The first two installments in the rivalry between Manny Pacquiao and Juan Manuel Marquez-who will meet for the fourth time on December 8 at the MGM Grand in Las Vegas-were marked by explosive surges intermittently disrupting steady craftsmanship. In 2004 Marquez climbed out of a three-knockdown deficit by stringing together stretches of dominance, only for Pacquiao to produce enough bursts in the latter stages of the bout to salvage a draw. In 2008 Marquez again showcased himself as the steadier practitioner, but Pacquiao interrupted his rhythm with enough blows that either discombobulated or tore flesh to escape with a close decision.
The explosiveness Pacquiao produced in those encounters reached rarefied air during breathtaking dilapidations of Oscar De La Hoya, Ricky Hatton, and Miguel Cotto. But that run ended three years ago, and the 33-year-old hasn’t notched a knockout since. Moreover, for the first time in their rivalry, Pacquiao failed to put Marquez on the mat—or even on wobbly legs—during their rubber match. Consequently, while both fanbases squabbled over the result in each of their three bouts, the squabbling was far more resounding last year from the Marquez side. They had a point that most pundits agreed with: Marquez replicated the second performance, without suffering any knockdowns.
Pacquiao’s controversial loss to Timothy Bradley seven months later fit neatly into his recent trend of diminishing returns. While most observers thought he deserved the victory, it was far from an overwhelming display of firepower. And despite Jim Lampley’s euphoric cries every time a salvo was hurled in Bradley’s vicinity, Pacquiao struggled to make solid contact throughout the second half of the bout, much less hurt his slippery opponent.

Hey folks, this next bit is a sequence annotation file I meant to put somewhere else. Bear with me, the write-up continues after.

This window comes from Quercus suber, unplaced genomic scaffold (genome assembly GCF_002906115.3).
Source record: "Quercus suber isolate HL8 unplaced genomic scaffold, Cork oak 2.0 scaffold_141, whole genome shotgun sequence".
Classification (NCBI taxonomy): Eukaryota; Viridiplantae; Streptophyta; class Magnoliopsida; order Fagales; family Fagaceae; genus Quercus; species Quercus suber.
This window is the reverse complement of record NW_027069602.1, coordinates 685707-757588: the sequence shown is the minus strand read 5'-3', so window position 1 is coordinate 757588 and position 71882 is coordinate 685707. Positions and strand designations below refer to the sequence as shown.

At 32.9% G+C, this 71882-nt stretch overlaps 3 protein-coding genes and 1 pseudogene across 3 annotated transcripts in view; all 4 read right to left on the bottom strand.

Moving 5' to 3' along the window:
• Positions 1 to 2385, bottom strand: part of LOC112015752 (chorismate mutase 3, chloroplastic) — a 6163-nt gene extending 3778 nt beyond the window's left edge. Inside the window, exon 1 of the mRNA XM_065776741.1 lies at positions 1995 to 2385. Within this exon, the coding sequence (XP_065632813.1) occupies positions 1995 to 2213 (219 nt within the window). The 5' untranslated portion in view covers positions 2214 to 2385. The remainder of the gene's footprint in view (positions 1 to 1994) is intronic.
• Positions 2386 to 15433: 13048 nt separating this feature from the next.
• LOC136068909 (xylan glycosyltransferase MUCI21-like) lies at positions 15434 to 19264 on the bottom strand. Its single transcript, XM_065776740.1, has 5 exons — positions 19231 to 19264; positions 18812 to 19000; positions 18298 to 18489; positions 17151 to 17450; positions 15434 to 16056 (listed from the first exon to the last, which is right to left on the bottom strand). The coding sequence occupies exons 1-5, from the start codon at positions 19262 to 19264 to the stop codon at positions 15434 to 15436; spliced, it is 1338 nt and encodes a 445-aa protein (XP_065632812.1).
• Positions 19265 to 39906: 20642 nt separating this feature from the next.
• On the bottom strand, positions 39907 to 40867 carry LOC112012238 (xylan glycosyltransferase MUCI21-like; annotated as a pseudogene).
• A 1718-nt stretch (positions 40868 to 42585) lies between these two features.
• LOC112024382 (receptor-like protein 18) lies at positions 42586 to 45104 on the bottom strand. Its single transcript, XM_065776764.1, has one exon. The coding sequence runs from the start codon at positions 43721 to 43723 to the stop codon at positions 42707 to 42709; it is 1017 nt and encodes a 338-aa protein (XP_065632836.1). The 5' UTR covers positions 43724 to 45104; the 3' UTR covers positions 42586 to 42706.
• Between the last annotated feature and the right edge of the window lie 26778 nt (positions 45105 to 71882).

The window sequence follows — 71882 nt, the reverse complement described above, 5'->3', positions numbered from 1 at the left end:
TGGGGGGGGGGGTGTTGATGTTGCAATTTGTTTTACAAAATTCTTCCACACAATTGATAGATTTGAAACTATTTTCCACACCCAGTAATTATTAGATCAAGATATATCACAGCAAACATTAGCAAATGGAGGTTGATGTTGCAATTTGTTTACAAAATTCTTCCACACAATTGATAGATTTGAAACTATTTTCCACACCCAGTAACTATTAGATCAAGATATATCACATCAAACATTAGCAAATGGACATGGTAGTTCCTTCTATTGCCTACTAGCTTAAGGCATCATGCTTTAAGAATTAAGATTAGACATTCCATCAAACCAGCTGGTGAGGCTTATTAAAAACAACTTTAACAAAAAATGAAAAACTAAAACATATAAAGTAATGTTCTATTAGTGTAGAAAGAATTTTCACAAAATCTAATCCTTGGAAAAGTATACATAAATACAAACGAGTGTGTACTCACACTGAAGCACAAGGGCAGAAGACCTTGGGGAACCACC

To be sure, Pacquiao is still an outstanding offensive fighter. He still has abnormal hand speed accentuating an unorthodox delivery of blows that can fool even the most savvy of fighters. He still has unique footwork that can keep an opponent who may think he’s well-adjusted unsuspecting of what’s coming next. His toughness is still impenetrable, and the excellent opposition he’s faced over the last year must be factored into any perceived slippage. But looking at the larger trend—including an oddly reticent performance against Shane Mosley—and we can safely conclude that signs of aging are there.
Marquez, 39-years-old and nearly two decades into his professional career, has obviously lost a step or two himself. The last few years have featured heavier legs, making the task of tracking elusive opponents increasingly difficult. There’s now a clear vulnerability against movement, and the fleet-footed will give him fits. But amazingly, his offense is still majestic. He unravels combinations, practically from any position, with video game fluidity. Lead uppercuts often lead to left hooks to the body. Left hooks to the body are often followed by overhand rights that are accompanied by more uppercuts. Employing Cirque Du Soleil balance, he counters his opponent’s attacks in ways that are impossible for them to predict.
With Pacquiao’s sliding power and Marquez’ craftmanship intact, the Mexican icon may be poised to notch an elusive (official) victory over his rival. But Pacquiao’s growing wisdom has offset some of his drifting athleticism, and against Bradley, his defense succeeded where his offense failed. Eye-catching blows against Pacquiao are more difficult to come by these days, so while he’s less of a threat to separate Marquez from his senses on December 8th, he’s more of a threat to win some of the quieter rounds.
Nevertheless, after we saw how well Marquez handled weight gain last year and, to an extent, defy oddsmakers, the only shock in this fourth installment would be an ass-kicking from either side. Marquez is still considered the hefty underdog, but that’s now a comfortable role, and his battles with Pacquiao have increasingly been fought at a comfortable pace. With age and experience between the two combatants has come a degree of predictability that wasn’t there years ago. And predictability tends to favor Marquez.